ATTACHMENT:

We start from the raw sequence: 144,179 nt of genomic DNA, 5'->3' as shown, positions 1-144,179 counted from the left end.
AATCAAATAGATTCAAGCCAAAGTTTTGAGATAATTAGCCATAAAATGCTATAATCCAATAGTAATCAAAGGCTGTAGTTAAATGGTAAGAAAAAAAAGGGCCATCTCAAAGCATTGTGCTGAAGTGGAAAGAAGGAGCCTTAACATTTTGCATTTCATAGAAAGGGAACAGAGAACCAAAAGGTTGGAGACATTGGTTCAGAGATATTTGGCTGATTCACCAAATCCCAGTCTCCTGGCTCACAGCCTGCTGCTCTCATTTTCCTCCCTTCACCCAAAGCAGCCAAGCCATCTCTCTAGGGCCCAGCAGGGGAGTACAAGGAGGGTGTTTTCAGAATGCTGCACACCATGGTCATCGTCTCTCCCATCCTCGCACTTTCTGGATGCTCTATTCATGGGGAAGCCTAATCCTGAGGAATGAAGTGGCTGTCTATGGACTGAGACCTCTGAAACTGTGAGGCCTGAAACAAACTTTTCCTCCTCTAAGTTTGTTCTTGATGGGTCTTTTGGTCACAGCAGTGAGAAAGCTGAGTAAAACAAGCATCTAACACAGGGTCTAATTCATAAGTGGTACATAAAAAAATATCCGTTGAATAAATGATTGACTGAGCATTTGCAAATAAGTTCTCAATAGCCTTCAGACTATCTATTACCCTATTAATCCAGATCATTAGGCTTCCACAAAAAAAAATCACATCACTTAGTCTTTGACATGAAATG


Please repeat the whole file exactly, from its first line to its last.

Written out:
We start from the raw sequence: 144,179 nt of genomic DNA, 5'->3' as shown, positions 1-144,179 counted from the left end.
AATCAAATAGATTCAAGCCAAAGTTTTGAGATAATTAGCCATAAAATGCTATAATCCAATAGTAATCAAAGGCTGTAGTTAAATGGTAAGAAAAAAAAGGGCCATCTCAAAGCATTGTGCTGAAGTGGAAAGAAGGAGCCTTAACATTTTGCATTTCATAGAAAGGGAACAGAGAACCAAAAGGTTGGAGACATTGGTTCAGAGATATTTGGCTGATTCACCAAATCCCAGTCTCCTGGCTCACAGCCTGCTGCTCTCATTTTCCTCCCTTCACCCAAAGCAGCCAAGCCATCTCTCTAGGGCCCAGCAGGGGAGTACAAGGAGGGTGTTTTCAGAATGCTGCACACCATGGTCATCGTCTCTCCCATCCTCGCACTTTCTGGATGCTCTATTCATGGGGAAGCCTAATCCTGAGGAATGAAGTGGCTGTCTATGGACTGAGACCTCTGAAACTGTGAGGCCTGAAACAAACTTTTCCTCCTCTAAGTTTGTTCTTGATGGGTCTTTTGGTCACAGCAGTGAGAAAGCTGAGTAAAACAAGCATCTAACACAGGGTCTAATTCATAAGTGGTACATAAAAAAATATCCGTTGAATAAATGATTGACTGAGCATTTGCAAATAAGTTCTCAATAGCCTTCAGACTATCTATTACCCTATTAATCCAGATCATTAGGCTTCCACAAAAAAAAATCACATCACTTAGTCTTTGACATGAAATG